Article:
In terms of diagnosing hip pain, typically a patient will expect when they come in to be asked about their symptoms, and it’s very important to find out when did these symptoms start, how long they have been going on, how frequent they are, if they come on in the morning or the evening, do they come on with any certain activity, and if there is something that makes it better or worse. The intensity of the pain is also important. Does it have any associated radiating symptoms? Is it localized in one spot or does it move? After getting a history and finding out what type of pain the patient is having, which also includes whether the pain is dull, aching, sharp, or intense, then it’s important to do a good physical exam. The physical examination involves testing the muscle strength, testing for sensation, doing provocative maneuvers which might help us rule out one type of injury from another.
Stop listening to other people’s horror stories. You know the scenario: You are bent over in obvious pain, waiting to see the doctor, and the person next to you tells you a 10-minute tale of how their Uncle Gordon had low back pain that required injections and surgery. But the pain still didn’t go away. Stop listening to these terrible stories. Most low back pain is short-lived and can be managed quite effectively with exercise and postural correction. Of course, some low back conditions are serious and require surgery, but that is a conversation you should have with your doctor, not the guy in the waiting room.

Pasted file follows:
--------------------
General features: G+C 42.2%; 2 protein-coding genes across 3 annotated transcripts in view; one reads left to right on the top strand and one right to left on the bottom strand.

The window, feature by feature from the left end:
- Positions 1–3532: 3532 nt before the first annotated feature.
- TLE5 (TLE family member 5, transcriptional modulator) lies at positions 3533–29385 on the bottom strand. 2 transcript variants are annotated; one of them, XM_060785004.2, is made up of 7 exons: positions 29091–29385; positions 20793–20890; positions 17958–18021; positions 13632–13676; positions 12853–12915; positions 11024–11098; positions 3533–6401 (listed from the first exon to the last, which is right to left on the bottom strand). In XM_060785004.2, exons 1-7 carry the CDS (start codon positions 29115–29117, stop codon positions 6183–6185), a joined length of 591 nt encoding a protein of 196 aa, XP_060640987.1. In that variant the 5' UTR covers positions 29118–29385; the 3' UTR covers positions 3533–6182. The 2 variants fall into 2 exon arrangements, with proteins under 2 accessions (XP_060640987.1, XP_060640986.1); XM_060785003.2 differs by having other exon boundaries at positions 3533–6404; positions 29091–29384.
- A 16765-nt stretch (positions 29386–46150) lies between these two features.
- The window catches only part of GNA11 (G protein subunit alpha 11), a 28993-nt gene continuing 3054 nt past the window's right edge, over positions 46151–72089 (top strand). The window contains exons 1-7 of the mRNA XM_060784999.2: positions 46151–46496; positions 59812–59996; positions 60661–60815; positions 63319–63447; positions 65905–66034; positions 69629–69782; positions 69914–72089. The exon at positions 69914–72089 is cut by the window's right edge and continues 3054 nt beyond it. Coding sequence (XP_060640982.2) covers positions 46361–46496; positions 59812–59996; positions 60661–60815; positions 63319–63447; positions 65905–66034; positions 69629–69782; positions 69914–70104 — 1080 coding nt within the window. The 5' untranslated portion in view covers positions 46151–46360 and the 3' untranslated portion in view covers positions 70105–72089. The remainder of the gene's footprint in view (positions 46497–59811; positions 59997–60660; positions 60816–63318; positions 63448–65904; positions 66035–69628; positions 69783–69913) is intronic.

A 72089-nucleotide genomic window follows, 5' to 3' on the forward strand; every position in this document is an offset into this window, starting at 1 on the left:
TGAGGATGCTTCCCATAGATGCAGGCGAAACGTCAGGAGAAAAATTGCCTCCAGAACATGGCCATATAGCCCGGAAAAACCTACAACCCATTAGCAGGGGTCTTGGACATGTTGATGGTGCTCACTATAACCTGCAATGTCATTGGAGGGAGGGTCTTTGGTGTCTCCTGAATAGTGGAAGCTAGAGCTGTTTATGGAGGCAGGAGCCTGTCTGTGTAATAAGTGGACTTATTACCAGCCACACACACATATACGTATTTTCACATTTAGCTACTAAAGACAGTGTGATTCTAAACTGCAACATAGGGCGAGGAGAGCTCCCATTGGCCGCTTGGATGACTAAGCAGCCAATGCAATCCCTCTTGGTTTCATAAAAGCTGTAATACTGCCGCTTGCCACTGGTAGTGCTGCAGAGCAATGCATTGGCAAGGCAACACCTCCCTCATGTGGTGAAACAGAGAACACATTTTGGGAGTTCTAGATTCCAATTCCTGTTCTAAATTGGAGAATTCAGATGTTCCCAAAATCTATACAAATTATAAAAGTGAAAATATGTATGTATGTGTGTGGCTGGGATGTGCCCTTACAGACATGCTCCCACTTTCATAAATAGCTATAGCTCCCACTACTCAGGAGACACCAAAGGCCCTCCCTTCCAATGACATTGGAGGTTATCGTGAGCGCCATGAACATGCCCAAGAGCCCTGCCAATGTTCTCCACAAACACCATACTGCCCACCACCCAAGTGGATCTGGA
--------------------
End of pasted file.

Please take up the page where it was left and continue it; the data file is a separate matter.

Stop focusing on a specific diagnosis. Up to 85% of low back pain can be classified as "non-specific." This means that the origin of your pain cannot be localized to one specific structure or problem. While common diagnostic tests for low back pain can show the bones, discs, and joints with great detail, no test can tell the exact cause of your pain with 100% accuracy.